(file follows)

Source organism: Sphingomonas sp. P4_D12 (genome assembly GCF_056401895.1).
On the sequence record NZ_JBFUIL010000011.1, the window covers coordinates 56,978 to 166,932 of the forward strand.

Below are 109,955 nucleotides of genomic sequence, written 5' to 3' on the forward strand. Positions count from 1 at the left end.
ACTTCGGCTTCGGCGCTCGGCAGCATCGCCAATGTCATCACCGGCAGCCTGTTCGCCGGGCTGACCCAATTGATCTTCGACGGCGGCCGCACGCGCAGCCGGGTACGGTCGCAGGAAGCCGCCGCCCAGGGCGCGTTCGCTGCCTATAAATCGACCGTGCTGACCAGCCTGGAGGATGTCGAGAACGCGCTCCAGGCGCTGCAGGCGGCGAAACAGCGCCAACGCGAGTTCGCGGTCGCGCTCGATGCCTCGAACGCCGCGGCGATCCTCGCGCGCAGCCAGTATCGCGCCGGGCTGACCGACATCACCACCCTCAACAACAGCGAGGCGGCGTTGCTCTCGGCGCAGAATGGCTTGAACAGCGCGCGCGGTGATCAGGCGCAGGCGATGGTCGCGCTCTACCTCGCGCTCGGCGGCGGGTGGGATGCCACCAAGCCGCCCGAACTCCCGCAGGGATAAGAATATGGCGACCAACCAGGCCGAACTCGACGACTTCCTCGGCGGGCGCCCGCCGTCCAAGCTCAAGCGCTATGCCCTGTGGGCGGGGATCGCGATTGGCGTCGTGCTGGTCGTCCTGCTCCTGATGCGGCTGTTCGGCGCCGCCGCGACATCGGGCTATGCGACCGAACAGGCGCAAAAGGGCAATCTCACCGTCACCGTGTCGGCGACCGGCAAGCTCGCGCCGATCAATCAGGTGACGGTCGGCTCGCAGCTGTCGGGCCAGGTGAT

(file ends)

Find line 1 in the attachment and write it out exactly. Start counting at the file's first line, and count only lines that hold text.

Source organism: Sphingomonas sp. P4_D12 (genome assembly GCF_056401895.1).